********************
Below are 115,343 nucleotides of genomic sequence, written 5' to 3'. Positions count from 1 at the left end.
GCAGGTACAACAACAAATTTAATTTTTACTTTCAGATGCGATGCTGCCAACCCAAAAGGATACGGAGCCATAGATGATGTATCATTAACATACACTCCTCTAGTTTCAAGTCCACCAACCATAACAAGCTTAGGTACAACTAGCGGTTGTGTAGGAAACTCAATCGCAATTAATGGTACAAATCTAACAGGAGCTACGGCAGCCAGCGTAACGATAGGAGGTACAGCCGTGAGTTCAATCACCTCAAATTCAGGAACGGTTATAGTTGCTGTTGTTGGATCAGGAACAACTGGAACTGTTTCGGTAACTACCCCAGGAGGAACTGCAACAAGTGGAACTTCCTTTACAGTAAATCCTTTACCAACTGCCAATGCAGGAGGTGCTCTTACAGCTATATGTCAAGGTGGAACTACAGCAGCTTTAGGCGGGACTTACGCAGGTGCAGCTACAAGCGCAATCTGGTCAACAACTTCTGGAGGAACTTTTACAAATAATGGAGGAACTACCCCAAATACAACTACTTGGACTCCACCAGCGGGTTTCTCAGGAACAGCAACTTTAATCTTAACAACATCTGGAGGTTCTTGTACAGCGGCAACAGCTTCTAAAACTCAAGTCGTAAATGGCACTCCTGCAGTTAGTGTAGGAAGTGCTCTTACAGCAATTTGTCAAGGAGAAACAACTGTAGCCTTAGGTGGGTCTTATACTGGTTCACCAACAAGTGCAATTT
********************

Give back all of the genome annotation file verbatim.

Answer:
Below are 115,343 nucleotides of genomic sequence, written 5' to 3'. Positions count from 1 at the left end.
GCAGGTACAACAACAAATTTAATTTTTACTTTCAGATGCGATGCTGCCAACCCAAAAGGATACGGAGCCATAGATGATGTATCATTAACATACACTCCTCTAGTTTCAAGTCCACCAACCATAACAAGCTTAGGTACAACTAGCGGTTGTGTAGGAAACTCAATCGCAATTAATGGTACAAATCTAACAGGAGCTACGGCAGCCAGCGTAACGATAGGAGGTACAGCCGTGAGTTCAATCACCTCAAATTCAGGAACGGTTATAGTTGCTGTTGTTGGATCAGGAACAACTGGAACTGTTTCGGTAACTACCCCAGGAGGAACTGCAACAAGTGGAACTTCCTTTACAGTAAATCCTTTACCAACTGCCAATGCAGGAGGTGCTCTTACAGCTATATGTCAAGGTGGAACTACAGCAGCTTTAGGCGGGACTTACGCAGGTGCAGCTACAAGCGCAATCTGGTCAACAACTTCTGGAGGAACTTTTACAAATAATGGAGGAACTACCCCAAATACAACTACTTGGACTCCACCAGCGGGTTTCTCAGGAACAGCAACTTTAATCTTAACAACATCTGGAGGTTCTTGTACAGCGGCAACAGCTTCTAAAACTCAAGTCGTAAATGGCACTCCTGCAGTTAGTGTAGGAAGTGCTCTTACAGCAATTTGTCAAGGAGAAACAACTGTAGCCTTAGGTGGGTCTTATACTGGTTCACCAACAAGTGCAATTT